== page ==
Fightback against avian flu begins

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Trading Standards officers from Leicestershire County Council are knocking on doors in the Melton area to identify bird owners, following a confirmed case of avian flu in the area.

A Control Zone was declared this week by the Department for Environment, Food and Rural Affairs (DEFRA) after a case of the disease was confirmed at a site near Melton Mowbray. This means it is a legal requirement for all bird keepers in the affected area to follow increased measures in an attempt to reduce the risk of spreading avian flu in the bird population.

The Control Zone covers a 10km radius of the location where the infected birds were identified. There is an inner 3km protection zone – where the door knocking will be carried out – and a wider 10km surveillance zone. This includes parts of Melton and Whissendine, and straddles the county borders with both Rutland and Nottinghamshire.

Within the control zones there are further recording requirements, movement restrictions requiring a licence, and birds within the protection zone need to be housed in enclosures. Further information about the restrictions can be found at:

Trading Standards teams from Leicestershire County Council, Rutland County Council and Nottinghamshire County Council are responsible for enforcing the restrictions – and are working with the Local Resilience Forum who are coordinating the response.

Councillor Blake Pain, Deputy Leader of Leicestershire County Council and cabinet member for regulatory services, said “We are working closely with DEFRA to help reduce the spread of the disease.

Our Trading Standards animal health officers will be visiting properties within 3km of the confirmed avian flu case to identify anyone who has birds, to provide advice and guidance and to ensure that all flocks are identified for an inspection by the Animal and Plant Health Agency (APHA).”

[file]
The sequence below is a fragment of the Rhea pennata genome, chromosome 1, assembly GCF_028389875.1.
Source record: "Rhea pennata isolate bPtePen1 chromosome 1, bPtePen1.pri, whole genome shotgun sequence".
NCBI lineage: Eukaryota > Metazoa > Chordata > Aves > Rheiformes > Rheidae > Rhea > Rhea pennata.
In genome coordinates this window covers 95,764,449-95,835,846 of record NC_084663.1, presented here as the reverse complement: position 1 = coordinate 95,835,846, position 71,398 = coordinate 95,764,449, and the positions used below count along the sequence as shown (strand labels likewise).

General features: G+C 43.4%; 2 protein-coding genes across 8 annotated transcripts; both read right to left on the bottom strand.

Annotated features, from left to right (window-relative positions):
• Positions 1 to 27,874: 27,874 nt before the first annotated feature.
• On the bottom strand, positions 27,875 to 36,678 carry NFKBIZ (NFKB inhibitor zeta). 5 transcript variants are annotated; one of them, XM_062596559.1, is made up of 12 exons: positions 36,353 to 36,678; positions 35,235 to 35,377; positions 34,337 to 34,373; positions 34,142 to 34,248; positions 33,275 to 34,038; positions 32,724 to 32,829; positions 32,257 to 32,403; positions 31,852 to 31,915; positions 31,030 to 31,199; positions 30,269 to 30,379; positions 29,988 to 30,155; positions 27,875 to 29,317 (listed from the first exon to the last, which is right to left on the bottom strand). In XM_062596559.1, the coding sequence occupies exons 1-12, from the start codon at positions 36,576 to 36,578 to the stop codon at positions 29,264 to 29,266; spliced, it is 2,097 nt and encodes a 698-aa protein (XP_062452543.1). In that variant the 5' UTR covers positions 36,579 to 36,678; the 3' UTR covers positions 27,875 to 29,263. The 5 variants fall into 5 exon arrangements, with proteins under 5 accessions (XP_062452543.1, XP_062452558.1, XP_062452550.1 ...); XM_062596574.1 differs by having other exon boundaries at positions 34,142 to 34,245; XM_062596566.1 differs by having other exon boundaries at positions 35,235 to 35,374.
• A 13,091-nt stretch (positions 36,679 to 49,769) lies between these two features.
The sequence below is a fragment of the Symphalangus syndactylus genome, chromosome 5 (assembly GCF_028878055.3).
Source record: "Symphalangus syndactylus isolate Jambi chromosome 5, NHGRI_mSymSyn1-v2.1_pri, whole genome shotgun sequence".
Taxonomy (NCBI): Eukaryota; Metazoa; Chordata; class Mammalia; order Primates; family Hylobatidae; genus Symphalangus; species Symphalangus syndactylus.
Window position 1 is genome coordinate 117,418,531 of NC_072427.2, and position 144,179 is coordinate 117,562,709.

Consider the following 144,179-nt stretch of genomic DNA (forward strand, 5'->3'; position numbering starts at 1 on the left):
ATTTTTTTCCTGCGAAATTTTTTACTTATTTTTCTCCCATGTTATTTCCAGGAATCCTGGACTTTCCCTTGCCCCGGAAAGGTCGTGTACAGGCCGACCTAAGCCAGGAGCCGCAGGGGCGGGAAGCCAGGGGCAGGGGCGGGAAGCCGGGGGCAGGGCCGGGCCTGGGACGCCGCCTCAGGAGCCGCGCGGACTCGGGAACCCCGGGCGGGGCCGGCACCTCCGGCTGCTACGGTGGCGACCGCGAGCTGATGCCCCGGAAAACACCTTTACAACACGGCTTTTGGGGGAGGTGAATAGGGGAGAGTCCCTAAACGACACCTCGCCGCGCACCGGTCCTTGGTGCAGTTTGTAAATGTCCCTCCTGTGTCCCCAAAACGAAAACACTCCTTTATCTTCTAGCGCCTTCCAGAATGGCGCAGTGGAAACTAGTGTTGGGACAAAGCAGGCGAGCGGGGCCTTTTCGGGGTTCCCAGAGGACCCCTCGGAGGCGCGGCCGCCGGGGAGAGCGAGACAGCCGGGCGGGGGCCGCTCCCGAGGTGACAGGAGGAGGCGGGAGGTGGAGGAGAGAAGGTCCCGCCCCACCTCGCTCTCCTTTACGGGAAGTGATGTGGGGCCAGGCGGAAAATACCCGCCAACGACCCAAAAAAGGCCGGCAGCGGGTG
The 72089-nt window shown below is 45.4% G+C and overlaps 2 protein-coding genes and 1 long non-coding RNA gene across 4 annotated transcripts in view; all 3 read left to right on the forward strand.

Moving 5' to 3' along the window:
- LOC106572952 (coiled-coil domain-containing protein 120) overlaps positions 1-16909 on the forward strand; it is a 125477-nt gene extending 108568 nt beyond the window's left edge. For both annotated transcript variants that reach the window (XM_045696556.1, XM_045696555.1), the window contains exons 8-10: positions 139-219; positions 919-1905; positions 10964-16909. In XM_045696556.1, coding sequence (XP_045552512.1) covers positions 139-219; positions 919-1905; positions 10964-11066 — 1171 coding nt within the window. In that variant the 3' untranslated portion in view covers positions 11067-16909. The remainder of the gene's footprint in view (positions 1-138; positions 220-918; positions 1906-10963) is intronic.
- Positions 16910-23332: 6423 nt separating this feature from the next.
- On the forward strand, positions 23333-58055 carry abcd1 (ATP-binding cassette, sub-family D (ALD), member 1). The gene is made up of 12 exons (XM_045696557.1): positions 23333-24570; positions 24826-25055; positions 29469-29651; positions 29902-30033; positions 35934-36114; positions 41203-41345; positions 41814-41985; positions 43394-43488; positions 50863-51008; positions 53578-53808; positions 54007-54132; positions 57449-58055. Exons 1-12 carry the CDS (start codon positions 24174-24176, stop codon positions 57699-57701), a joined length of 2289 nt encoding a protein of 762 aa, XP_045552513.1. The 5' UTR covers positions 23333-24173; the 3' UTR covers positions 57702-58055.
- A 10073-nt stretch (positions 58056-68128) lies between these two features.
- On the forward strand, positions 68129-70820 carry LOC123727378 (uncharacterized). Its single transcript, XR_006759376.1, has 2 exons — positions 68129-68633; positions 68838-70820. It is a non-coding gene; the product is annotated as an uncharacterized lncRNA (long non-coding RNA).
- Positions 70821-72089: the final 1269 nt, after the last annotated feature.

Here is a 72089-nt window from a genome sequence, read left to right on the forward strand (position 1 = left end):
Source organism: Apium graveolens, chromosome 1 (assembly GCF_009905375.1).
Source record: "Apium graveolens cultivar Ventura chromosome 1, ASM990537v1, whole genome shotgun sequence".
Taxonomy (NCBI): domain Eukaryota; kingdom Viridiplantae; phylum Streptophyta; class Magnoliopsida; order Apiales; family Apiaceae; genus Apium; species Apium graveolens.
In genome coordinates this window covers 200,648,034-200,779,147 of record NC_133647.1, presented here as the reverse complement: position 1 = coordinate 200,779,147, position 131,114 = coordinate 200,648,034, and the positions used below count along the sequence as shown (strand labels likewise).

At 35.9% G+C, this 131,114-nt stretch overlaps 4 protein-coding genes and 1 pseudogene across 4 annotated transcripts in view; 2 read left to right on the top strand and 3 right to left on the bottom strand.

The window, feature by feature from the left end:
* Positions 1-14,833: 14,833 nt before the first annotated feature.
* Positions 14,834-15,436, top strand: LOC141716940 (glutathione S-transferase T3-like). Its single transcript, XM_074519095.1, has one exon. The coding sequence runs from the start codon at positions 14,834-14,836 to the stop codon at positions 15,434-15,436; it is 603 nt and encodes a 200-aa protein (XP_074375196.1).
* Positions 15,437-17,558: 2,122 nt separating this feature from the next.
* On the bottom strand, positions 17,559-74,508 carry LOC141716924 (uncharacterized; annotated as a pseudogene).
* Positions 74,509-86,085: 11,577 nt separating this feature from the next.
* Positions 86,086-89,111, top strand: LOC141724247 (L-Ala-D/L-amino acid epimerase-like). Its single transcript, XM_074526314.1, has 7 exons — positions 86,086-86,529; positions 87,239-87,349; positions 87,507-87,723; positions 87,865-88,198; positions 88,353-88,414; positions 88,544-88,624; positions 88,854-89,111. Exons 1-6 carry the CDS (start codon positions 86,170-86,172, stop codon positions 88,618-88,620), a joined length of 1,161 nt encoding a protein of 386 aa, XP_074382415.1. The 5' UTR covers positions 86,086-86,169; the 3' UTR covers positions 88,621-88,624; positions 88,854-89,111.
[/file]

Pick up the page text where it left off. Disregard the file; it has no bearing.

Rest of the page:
Councillor Oliver Hemsley, Leader of Rutland County Council, said “It is really important that bird keepers in Rutland, particularly in Whissendine adhere to the additional requirements to protect their flock.”

The UK’s Chief Veterinary Officer, Christine Middlemiss, said: “We have taken swift action to limit the spread of the disease. It is important that bird keepers ensure they are doing all they can to maintain and strengthen biosecurity measures on their premises to prevent further outbreaks.”

Officers will follow the current COVID-19 guidance and have full regard to the biosecurity requirements implemented by the declaration. Further information is available at:

Bird keepers and members of the public are being asked to report any dead wild birds to the DEFRA helpline on 03459 33 55 77 and keepers should report suspicion of disease to Animal and Plant Health Agency on 03000 200 301.

Public Health England has confirmed that the risk to public health is very low and the Food Standards Agency has said that bird flu poses a very low food safety risk for UK consumers. 

The prevention zone will be in place until further notice and will be kept under regular review.



27 November 2020